Visual Literacy & Visual Rhetoric,
| Ph.D., Educational Drama/Children's Literature/Multiliteracy Studies, The Ohio State University
M.A., Children's Literature/Educational Drama, The Ohio State University
M.Ed., English Education, The University of Chicago
B.A., Cultural Anthropology, Antioch University
B.A., Theater Arts, Webster College
|Marcel Proust said the real voyage of discovery lies not in seeking new landscapes, but in having new eyes with which to perceive them (Proust, The Captive, 1956). This idea of viewing the world from more than one perspective -- through new eyes -- is one that I have lived my professional life by, and one which I share with my students at every opportunity. For me, the process of discovery is made much more meaningful when we understand that how we teach and learn is not wholly limited by the ways we were taught to view the world and its landscapes, but rather, by our ability to understand the subtleties that are often voiced between the lines of another's point of view.
I teach students to actively listen, openly dialogue, and thoughtfully reflect about and voice their opinions with others. I also teach them to relocate this knowledge into other forms of knowing so that they get fresh perspectives on their original ideas. I draw from three theoretical frameworks: critical theory (Freire, Giroux, Foucault, McLauren, et al), multiliteracy theory (Harste, Short, Burke, Schofield, Rogers, et al) and my own theoretical construct, which I call arts-based activism (Long, 2003-2008).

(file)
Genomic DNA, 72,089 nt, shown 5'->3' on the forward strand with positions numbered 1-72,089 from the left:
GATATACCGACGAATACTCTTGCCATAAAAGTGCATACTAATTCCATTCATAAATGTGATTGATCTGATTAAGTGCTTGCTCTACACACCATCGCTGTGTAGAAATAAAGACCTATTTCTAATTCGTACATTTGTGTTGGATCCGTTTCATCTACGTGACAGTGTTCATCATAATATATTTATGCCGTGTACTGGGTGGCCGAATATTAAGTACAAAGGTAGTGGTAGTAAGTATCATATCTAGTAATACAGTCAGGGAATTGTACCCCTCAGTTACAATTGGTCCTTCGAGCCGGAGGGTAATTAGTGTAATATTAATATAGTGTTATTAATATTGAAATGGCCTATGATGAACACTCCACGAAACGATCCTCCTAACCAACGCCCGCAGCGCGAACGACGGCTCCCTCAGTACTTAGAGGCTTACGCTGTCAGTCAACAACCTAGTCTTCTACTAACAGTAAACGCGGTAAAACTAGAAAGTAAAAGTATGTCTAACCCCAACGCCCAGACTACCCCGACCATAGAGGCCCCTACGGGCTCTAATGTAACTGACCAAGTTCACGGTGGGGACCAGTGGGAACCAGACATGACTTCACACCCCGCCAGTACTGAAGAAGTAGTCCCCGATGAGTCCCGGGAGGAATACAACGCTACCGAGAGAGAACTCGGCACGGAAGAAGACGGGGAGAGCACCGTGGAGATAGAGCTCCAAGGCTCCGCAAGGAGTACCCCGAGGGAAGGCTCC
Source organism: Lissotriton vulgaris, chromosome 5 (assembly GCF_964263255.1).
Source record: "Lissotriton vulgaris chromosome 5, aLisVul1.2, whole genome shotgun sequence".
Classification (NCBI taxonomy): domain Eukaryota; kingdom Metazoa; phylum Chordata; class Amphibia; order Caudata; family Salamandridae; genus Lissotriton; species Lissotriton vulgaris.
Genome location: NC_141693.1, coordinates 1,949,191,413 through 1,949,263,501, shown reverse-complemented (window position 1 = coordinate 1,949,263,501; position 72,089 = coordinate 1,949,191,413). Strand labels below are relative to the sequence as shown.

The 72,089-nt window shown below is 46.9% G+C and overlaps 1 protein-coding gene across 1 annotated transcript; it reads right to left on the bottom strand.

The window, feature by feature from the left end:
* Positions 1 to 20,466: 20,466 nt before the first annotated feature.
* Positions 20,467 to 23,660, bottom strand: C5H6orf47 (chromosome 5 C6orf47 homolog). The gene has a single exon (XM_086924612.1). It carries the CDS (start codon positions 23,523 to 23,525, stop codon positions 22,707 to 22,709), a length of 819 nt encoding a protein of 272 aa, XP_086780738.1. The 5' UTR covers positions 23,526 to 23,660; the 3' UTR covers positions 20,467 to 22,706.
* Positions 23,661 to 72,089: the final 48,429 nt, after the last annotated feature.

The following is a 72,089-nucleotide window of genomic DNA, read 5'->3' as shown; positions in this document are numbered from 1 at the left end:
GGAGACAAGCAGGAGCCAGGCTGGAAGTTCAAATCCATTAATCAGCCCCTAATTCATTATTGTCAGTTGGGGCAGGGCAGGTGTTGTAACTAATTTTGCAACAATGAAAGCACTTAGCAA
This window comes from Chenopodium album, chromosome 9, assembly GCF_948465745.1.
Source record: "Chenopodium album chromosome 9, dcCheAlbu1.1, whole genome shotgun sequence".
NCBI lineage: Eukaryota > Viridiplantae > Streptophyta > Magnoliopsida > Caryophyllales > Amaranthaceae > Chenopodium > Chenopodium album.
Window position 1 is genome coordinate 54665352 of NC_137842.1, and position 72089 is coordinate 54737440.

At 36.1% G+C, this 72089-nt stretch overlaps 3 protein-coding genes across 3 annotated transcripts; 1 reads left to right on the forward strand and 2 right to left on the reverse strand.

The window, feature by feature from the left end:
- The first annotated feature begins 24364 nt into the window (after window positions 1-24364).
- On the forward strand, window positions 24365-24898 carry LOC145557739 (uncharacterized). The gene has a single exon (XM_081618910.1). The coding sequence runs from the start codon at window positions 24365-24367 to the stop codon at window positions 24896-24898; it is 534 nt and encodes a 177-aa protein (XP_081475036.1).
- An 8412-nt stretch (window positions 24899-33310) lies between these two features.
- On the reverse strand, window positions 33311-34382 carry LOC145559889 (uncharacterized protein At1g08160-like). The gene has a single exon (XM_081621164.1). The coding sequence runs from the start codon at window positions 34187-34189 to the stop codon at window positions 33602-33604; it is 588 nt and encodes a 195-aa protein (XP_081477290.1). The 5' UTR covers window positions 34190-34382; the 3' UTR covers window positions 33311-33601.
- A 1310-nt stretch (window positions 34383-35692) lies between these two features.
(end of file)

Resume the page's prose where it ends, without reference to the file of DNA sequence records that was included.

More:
Within this theoretical construct, literature exploration becomes a multi-faceted way to understand the world's many perspectives and points of view through reading, writing, reflecting, drawing, inquiry, and symbolizing knowledge in historical and contemporary contexts (Harste, Short & Burke, 1996; Harste et al, 2000; Fox, 1993; Gallego & Hollingsworth, 2000; Long, 2001-08; Long & Gove, 2003-04). By creating classroom sites in which urban public school teachers and students take action based on what they explore critically together through literature, I have also found an excellent way to navigate and support diversity in its broadest sense (Banks, 1991, 1996, 1997; Ladson-Billings, 1995; hooks, 1993; Nieto, 1992; Katz, Noddings & Strike, 1999; Simonson & Walker, 1988).
The way I have chosen to distinguish ELA and literature as a teaching scholar is by developing a practice that not only includes reading and writing, but also incorporates -- among broader aspects -- questioning, solitary and social reflection (Kroll, Cossey, Donahue, Galguera, Kuhler LaBoskeyu, Richert, and Tucher, 2005), critical interpretation of the visual as one of many texts (Long, 2006; 2007, 2008, 2012), and transmediating what I have learned -- that is, taking one form of knowledge and recasting it in another to see many perspectives on the same idea (Berghoff, Egawa, Harste & Hoonan, 2000; Harste, Short & Burke, 1996).
|Language Arts Methods in Middle School, Cleveland State University
Literature-Based Reading Methods for Young Adults (YA Lit.), Cleveland State University
Literature-Based Reading Methods for Children (Children¿s Lit.), Cleveland State University
Practicum and Seminars in Middle School, CEHS, Cleveland State University
Student Teaching and Seminars in Middle School, CEHS, Cleveland State University
Seminar in Literacy Research, Cleveland State University
Foundations of Literacy, Cleveland State University
Teaching and Learning with Drama, P-5, The Ohio State University
The World Classics Curriculum, Antioch University
Professional Methods, Antioch University